Seen today, Page’s performance in Hondo holds up beautifully but so does Wayne’s and you can see the influence Farrow’s film had on future filmmakers like George Miller, who duplicated the look of the barren landscapes and the character of the lone scout in his Mad Max series, particularly The Road Warrior (1981). Hondo also inspired a short-lived 1967 TV series starring Ralph Taeger in the title role. Curiously enough, the pilot episode Hondo and the Apaches never aired on television but was released overseas as a theatrical feature.
Other trivia of note: Hondo went over schedule and budget and Farrow had to leave the production to direct another film, leaving Wayne to bring in his mentor John Ford to direct the final scenes in the movie. Another regular member of Ford’s stock company – Ward Bond – also has a prominent supporting role in the film. James Arness had already appeared in numerous western films at this point but he would become a major TV in two years with the premiere of the iconic series Gunsmoke (1955-1975). You may also recognize Mexican American actor Rodolfo Acosta (Flaming Star, One-Eyed Jacks) in the role of Silva and Australian actor Michael Pate as the Apache chief Vittorio. This is a typical example of Hollywood casting during its era of not using Native American actors to play characters from their own culture on screen but Pate brings a welcome complexity and dignity to the part.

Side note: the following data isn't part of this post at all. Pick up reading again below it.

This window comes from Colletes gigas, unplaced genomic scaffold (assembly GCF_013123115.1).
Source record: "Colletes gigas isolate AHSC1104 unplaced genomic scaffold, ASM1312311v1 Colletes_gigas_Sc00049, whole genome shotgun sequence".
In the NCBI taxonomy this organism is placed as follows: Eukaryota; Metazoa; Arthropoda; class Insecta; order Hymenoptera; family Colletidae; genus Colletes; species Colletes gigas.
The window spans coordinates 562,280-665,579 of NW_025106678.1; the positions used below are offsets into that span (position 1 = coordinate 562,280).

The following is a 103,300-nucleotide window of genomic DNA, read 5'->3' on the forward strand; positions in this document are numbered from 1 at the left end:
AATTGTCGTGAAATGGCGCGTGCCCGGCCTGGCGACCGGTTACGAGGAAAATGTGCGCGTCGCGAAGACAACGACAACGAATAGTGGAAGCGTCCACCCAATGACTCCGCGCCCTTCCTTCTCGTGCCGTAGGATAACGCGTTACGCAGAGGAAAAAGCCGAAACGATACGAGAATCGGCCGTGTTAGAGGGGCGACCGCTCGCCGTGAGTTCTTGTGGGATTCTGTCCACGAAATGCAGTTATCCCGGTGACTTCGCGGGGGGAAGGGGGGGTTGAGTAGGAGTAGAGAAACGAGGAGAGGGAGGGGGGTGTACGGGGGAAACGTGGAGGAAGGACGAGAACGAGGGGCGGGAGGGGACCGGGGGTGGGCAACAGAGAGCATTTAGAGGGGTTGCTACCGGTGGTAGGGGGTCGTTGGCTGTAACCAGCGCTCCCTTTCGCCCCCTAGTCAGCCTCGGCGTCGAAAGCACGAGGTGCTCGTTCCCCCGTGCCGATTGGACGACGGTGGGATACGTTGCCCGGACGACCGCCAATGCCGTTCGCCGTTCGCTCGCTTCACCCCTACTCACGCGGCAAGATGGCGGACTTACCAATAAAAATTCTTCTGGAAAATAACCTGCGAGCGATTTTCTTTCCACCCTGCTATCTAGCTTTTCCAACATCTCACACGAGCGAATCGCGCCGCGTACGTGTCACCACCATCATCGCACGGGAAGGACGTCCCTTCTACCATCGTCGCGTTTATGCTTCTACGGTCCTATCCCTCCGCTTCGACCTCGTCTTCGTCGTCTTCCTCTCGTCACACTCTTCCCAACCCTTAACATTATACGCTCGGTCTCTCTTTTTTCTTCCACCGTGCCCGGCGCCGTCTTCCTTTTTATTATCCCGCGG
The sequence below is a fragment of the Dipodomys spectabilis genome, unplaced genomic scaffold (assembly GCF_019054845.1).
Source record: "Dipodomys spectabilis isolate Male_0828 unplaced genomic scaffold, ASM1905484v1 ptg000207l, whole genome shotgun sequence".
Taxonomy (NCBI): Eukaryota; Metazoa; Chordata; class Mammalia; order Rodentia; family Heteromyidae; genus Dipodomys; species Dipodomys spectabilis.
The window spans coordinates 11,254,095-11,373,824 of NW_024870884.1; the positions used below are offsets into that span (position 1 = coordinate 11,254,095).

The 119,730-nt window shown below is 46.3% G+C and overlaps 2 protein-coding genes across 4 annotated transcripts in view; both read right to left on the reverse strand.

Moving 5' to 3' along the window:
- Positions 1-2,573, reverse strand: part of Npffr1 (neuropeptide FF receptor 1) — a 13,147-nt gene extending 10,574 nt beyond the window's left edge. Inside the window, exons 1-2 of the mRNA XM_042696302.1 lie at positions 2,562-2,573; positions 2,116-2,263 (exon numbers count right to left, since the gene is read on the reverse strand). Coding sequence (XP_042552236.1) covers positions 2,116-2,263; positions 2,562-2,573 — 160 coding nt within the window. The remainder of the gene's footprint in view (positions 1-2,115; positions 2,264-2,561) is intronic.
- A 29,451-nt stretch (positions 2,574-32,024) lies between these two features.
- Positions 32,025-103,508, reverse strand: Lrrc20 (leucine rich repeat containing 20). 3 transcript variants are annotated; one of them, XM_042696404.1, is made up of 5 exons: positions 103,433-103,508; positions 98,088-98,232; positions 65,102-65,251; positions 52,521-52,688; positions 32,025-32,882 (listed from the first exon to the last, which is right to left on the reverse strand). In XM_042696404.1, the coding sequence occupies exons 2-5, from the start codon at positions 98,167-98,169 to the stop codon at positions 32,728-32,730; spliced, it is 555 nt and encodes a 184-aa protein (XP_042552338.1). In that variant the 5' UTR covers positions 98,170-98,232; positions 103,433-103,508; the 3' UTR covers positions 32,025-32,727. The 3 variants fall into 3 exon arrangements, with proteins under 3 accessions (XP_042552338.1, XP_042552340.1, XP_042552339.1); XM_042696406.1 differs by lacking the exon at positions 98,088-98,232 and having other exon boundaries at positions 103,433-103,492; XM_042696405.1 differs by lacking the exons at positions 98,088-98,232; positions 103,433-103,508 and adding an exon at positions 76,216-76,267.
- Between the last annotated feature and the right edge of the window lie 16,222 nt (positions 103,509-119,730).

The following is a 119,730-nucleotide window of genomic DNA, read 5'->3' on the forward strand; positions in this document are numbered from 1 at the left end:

Although several classic films from the fifties that were shot in 3-D are available in that format (if you own a 3-D Blu-ray player) such as Dial M for Murder, Kiss Me Kate, House of Wax, Gog, and The Mad Magician, Hondo is still unavailable as a 3-D Blu-ray for some unknown reason although a 2012 article in the Smithsonian Magazine stated that Gretchen Wayne, wife of the Duke’s son Michael, had supervised the restoration. Maybe there were contractual problems between the Wayne estate and Warner Bros. In the meantime, fans of the film can still purchase the DVD or Blu-ray editions released by Paramount in October 2012.
*This is a revised and expanded version of an article that originally appeared on the Turner Classic Movies website.